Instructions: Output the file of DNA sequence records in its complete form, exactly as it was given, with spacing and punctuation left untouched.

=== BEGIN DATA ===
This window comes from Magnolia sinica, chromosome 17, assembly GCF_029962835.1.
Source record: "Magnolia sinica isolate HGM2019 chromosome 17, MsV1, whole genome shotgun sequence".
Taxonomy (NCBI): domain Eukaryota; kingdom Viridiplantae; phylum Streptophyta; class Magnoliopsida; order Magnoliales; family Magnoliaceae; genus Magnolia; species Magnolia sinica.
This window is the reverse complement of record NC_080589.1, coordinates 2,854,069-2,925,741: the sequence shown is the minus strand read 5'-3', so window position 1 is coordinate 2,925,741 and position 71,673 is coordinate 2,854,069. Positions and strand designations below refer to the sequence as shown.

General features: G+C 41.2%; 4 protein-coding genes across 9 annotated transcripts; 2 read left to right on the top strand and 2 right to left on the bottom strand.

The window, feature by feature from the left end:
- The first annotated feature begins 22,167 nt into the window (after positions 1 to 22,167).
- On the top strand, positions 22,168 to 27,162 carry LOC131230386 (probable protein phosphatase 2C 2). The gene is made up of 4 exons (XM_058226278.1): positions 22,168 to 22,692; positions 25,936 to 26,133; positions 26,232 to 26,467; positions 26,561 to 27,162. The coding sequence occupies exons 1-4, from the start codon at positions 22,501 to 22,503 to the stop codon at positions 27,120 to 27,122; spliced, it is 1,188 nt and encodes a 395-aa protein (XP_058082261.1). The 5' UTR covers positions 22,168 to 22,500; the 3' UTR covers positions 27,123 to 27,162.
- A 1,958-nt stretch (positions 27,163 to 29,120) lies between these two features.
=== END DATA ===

This window comes from Magnolia sinica, chromosome 17, assembly GCF_029962835.1.
Source record: "Magnolia sinica isolate HGM2019 chromosome 17, MsV1, whole genome shotgun sequence".
Taxonomy (NCBI): domain Eukaryota; kingdom Viridiplantae; phylum Streptophyta; class Magnoliopsida; order Magnoliales; family Magnoliaceae; genus Magnolia; species Magnolia sinica.
This window is the reverse complement of record NC_080589.1, coordinates 2,854,069-2,925,741: the sequence shown is the minus strand read 5'-3', so window position 1 is coordinate 2,925,741 and position 71,673 is coordinate 2,854,069. Positions and strand designations below refer to the sequence as shown.

General features: G+C 41.2%; 4 protein-coding genes across 9 annotated transcripts; 2 read left to right on the top strand and 2 right to left on the bottom strand.

The window, feature by feature from the left end:
- The first annotated feature begins 22,167 nt into the window (after positions 1 to 22,167).
- On the top strand, positions 22,168 to 27,162 carry LOC131230386 (probable protein phosphatase 2C 2). The gene is made up of 4 exons (XM_058226278.1): positions 22,168 to 22,692; positions 25,936 to 26,133; positions 26,232 to 26,467; positions 26,561 to 27,162. The coding sequence occupies exons 1-4, from the start codon at positions 22,501 to 22,503 to the stop codon at positions 27,120 to 27,122; spliced, it is 1,188 nt and encodes a 395-aa protein (XP_058082261.1). The 5' UTR covers positions 22,168 to 22,500; the 3' UTR covers positions 27,123 to 27,162.
- A 1,958-nt stretch (positions 27,163 to 29,120) lies between these two features.